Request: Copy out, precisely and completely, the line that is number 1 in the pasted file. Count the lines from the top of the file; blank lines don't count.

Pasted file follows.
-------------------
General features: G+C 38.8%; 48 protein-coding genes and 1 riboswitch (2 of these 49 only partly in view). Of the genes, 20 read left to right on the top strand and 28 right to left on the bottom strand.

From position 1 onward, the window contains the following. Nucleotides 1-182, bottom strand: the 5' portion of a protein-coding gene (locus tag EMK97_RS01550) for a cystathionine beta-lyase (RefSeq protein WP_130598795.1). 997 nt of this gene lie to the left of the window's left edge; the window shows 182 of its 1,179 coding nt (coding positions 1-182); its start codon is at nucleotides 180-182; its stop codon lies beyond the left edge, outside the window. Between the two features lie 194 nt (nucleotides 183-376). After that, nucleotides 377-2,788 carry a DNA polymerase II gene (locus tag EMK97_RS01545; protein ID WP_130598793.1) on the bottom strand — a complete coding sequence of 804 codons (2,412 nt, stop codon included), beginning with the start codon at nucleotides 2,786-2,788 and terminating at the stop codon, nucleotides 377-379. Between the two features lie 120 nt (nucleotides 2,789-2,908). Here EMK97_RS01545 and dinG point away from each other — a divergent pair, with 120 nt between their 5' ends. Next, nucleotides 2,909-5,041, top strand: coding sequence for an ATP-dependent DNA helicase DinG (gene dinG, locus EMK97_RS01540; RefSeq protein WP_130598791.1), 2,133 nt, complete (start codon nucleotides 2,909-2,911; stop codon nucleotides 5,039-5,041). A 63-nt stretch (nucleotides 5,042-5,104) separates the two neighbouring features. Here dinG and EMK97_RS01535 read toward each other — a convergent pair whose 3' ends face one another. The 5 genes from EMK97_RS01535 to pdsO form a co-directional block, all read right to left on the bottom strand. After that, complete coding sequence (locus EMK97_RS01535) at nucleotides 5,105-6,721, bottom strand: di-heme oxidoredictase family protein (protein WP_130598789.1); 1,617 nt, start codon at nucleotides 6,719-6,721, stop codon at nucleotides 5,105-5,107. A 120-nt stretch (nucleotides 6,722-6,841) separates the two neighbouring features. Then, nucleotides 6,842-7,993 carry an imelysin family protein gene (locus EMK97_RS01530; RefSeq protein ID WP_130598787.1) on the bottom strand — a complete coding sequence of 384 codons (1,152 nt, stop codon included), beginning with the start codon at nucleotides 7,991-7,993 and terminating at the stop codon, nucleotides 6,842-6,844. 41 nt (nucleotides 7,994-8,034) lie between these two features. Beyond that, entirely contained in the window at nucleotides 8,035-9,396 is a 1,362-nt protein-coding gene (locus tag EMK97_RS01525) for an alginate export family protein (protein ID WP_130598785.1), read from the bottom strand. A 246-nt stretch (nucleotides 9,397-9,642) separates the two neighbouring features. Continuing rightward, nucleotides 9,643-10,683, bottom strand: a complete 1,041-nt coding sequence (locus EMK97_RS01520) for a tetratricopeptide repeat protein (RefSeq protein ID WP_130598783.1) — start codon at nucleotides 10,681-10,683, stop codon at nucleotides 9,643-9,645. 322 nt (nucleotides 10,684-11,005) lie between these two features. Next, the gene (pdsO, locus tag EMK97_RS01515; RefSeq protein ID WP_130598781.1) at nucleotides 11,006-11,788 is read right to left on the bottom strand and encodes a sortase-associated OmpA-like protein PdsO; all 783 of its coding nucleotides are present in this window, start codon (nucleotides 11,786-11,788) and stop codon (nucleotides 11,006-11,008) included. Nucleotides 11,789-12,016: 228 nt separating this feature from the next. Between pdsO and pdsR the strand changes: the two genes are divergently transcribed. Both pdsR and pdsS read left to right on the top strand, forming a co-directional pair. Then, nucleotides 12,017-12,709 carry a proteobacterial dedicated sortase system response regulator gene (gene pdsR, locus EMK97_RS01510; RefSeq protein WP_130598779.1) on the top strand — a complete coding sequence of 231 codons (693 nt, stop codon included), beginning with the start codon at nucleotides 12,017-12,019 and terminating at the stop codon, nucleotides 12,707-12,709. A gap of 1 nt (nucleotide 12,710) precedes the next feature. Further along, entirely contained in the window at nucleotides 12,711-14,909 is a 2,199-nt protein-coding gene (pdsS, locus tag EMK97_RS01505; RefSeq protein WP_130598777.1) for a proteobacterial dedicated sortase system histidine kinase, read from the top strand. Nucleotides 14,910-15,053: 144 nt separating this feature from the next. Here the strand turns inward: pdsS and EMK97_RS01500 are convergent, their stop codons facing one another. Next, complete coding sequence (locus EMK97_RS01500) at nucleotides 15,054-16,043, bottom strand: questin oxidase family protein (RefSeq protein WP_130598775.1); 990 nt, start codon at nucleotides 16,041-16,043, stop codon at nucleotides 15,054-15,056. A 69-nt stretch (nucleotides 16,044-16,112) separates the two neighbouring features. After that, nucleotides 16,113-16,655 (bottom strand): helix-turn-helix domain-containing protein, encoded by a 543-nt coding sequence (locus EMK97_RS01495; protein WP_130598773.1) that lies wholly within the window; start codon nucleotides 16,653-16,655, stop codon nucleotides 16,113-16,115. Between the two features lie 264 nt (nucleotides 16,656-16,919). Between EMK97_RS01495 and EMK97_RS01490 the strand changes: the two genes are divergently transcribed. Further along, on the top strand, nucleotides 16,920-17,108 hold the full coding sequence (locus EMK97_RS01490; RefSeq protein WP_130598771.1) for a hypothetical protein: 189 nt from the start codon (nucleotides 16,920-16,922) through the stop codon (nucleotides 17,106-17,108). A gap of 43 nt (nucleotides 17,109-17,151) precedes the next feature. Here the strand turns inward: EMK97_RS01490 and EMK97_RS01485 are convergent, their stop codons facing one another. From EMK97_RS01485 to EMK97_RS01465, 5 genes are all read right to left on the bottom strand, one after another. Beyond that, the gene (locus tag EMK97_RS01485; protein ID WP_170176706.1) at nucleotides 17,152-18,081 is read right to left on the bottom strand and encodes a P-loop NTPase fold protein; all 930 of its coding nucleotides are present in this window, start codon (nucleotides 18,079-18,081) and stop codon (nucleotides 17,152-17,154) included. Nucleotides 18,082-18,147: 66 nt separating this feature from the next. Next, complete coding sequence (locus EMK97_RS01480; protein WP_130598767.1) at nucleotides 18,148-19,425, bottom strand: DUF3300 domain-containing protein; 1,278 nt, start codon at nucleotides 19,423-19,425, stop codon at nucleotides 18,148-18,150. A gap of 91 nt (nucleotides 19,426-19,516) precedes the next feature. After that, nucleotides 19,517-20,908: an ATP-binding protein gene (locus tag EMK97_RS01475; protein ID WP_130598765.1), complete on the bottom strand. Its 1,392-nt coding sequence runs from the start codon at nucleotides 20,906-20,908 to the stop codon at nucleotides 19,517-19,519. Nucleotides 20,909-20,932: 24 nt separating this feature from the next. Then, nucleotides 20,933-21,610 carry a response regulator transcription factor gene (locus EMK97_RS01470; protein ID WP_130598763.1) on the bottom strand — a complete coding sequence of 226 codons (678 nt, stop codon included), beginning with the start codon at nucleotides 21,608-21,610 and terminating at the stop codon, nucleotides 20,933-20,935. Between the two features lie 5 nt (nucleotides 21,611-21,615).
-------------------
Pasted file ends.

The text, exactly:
General features: G+C 38.8%; 48 protein-coding genes and 1 riboswitch (2 of these 49 only partly in view). Of the genes, 20 read left to right on the top strand and 28 right to left on the bottom strand.